Insurance and healthcare group Bupa has been fined £175,000 for failing to protect customer data after an employee attempted to sell personal data of 547,000 Bupa customers on the dark web.
The Information Commissioner’s Office (ICO) found that Bupa did not put effective security measures in place to protect customers’ personal information.
The former Bupa employee behind the breach sent bulk data reports to his personal email between January and March 2017 from the company’s customer relationship management (CRM) system, which has records of some 1.5m customers.
The data contained names, birth dates, email addresses and nationalities of customers.
Bupa breach discovered
An external Bupa partner saw the customer data for sale on the dark web and alerted Bupa in June 2017.
Bupa and the ICO received 198 complaints about the incident, which led to the employee’s dismissal and Sussex Police issuing a warrant for his arrest.
Despite the scale of the breach, the ICO found Bupa had failed to routinely monitor its CRM system’s activity log and so had not detected any unusual activity.
The timing of the case meant that Bupa was charged with breach of the Data Protection Act 1998 rather than the General Data Protection Regulation, which replaced it in May 2018. As a result, the ICO was only able to impose a fine of up to £500,000.
Under new GDPR laws, companies that fail to adequately protect data face a fine of up to €20m or 4% of global annual turnover, whichever is greater.
Inadequacies in Bupa’s safeguarding of personal data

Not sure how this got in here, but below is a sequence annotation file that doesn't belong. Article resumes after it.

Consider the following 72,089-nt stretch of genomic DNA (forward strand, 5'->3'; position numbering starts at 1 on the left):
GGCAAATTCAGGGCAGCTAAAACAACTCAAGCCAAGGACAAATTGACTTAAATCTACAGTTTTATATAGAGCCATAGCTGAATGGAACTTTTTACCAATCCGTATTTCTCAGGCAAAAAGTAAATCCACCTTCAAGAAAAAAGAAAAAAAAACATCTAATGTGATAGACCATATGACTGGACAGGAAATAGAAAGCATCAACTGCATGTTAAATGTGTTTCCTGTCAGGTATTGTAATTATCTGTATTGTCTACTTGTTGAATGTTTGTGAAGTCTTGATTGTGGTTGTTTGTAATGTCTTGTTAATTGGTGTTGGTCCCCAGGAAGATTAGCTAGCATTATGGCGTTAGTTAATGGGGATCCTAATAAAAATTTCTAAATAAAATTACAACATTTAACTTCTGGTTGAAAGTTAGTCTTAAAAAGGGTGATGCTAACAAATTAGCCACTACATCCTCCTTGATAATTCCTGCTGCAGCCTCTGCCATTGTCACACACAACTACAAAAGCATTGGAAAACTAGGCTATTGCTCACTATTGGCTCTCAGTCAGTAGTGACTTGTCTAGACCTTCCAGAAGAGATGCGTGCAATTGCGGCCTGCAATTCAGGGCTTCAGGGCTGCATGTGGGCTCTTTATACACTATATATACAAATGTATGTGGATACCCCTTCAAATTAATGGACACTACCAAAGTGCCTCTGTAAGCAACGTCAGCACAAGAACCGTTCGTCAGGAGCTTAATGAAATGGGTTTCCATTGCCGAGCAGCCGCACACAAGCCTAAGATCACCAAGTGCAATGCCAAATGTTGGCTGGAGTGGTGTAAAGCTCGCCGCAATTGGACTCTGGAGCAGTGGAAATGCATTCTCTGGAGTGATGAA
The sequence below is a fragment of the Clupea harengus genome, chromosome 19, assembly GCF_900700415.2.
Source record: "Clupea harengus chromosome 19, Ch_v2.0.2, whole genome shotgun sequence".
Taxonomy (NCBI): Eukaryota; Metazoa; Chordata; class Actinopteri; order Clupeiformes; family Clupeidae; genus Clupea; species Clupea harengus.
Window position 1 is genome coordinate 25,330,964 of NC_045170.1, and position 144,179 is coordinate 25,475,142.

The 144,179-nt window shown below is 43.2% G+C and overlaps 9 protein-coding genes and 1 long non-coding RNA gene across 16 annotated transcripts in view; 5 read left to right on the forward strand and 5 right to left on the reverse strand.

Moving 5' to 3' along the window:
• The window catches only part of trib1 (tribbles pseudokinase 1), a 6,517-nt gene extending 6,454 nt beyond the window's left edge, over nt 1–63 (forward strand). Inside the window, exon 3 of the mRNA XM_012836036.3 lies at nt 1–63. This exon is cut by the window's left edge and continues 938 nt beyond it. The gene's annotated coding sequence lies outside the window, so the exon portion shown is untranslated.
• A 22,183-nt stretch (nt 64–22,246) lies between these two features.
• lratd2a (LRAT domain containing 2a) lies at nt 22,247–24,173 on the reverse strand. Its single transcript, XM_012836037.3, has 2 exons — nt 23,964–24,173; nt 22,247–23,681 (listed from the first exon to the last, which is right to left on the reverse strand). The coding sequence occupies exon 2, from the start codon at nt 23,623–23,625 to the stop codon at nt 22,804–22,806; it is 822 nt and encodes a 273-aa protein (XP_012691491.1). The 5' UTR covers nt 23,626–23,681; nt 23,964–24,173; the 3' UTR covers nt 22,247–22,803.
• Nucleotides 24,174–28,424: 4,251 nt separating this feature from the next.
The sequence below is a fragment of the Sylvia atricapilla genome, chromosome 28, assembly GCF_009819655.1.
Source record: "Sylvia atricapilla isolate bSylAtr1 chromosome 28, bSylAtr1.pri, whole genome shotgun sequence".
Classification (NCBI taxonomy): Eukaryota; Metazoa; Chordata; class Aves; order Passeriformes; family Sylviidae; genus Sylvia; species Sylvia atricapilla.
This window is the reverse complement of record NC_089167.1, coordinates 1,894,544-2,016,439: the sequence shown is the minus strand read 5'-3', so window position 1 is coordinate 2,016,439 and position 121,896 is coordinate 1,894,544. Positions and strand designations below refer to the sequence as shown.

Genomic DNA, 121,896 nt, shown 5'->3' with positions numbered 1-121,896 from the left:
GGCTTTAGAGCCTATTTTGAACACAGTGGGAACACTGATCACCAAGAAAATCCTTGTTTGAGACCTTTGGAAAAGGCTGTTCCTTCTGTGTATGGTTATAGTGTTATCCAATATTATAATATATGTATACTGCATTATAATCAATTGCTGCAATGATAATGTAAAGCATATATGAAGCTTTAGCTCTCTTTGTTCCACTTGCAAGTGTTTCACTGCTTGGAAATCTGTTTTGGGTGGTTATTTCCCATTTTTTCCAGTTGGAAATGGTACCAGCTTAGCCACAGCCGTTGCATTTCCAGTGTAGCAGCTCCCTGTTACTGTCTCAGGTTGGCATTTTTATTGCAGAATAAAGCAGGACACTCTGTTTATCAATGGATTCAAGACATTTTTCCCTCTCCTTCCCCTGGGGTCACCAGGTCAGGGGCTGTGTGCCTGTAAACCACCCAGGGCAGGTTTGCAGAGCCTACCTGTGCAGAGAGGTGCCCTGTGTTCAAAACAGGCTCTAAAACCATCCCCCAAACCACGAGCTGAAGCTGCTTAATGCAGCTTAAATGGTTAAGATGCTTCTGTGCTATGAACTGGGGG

ICO Director of Investigations, Steve Eckersley, said:
“Bupa failed to recognise that people’s personal data was at risk and failed to take reasonable steps to secure it.
“Our investigation found material inadequacies in the way Bupa safeguarded personal data. The inadequacies were systemic and appear to have gone unchecked for a long time. On top of that, the ICO’s investigation found no satisfactory explanation for them.”
3 Things That Will Change the World Today
Director of Legal Services at ThinkMarble Robert Wassall said:
“This breach, which took place over a period of about two months before it was discovered, is another case of a personal data breach being caused by the deliberate and malicious actions of an employee.
“What businesses in this position now will have to consider is the effect of the GDPR when dealing with such insider threats. Under GDPR, if Bupa had been found in breach based on this inaction, based on its turnover to December last year of £490,413,000, it could have been issued a maximum fine of 4% of turnover, £19,616,520.”
Chief Information Security Officer at ThinkMarble Jim Palmer added:
“This breach, as the ICO says, was caused by systematic failures and it would be interesting to know if Bupa had any external processes to test and check its security arrangements in place. The fact that the breach was discovered only due to the vigilance of a third party indicates that Bupa did not have in place appropriate technical security measures as required by GDPR Article 32.”